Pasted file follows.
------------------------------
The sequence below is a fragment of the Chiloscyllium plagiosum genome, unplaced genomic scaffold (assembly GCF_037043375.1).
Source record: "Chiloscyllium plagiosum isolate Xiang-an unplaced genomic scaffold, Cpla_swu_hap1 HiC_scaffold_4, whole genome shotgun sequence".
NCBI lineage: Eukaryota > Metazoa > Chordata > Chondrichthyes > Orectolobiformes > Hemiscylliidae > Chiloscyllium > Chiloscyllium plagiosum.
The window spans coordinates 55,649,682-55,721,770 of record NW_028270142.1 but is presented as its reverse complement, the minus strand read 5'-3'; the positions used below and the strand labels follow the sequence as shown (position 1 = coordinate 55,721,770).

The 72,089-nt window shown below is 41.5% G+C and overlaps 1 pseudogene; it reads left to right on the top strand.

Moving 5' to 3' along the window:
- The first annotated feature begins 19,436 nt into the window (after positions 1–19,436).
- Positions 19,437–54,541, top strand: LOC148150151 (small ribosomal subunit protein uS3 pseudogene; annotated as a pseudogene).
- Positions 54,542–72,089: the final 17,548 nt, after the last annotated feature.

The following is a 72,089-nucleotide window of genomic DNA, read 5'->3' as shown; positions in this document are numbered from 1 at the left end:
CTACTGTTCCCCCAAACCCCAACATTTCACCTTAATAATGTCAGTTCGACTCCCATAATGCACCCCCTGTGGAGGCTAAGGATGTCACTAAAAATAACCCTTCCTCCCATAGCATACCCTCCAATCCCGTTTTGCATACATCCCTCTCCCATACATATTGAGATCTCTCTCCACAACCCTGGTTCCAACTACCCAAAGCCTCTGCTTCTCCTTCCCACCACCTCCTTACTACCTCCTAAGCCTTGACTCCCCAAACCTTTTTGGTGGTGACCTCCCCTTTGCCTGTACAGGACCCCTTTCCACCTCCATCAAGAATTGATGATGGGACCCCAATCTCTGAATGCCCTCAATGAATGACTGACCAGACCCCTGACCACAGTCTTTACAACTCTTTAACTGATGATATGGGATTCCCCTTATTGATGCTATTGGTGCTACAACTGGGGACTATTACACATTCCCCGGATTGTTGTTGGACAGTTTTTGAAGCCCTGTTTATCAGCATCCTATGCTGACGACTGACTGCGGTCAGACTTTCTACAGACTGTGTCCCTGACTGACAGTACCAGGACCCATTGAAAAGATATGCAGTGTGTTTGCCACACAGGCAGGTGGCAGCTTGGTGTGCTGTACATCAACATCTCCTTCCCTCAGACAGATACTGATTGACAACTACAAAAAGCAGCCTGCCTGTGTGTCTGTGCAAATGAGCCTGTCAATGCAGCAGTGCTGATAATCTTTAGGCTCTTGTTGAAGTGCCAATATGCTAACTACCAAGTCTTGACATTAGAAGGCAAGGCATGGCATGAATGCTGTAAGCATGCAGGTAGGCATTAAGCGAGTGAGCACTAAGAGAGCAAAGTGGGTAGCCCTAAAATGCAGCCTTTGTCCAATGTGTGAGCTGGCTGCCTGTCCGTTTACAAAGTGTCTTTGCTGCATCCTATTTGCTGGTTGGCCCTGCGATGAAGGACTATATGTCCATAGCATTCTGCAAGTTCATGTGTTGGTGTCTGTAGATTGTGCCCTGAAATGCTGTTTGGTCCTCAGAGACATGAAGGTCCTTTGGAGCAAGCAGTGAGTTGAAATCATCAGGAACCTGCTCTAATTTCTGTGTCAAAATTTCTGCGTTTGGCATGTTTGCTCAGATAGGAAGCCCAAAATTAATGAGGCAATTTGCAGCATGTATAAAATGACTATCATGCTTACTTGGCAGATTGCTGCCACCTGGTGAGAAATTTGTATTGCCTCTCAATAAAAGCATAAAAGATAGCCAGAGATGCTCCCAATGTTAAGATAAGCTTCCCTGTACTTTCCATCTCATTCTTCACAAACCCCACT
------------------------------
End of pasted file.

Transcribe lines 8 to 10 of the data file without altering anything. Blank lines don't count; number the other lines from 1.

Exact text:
- Positions 19,437–54,541, top strand: LOC148150151 (small ribosomal subunit protein uS3 pseudogene; annotated as a pseudogene).
- Positions 54,542–72,089: the final 17,548 nt, after the last annotated feature.

The following is a 72,089-nucleotide window of genomic DNA, read 5'->3' as shown; positions in this document are numbered from 1 at the left end: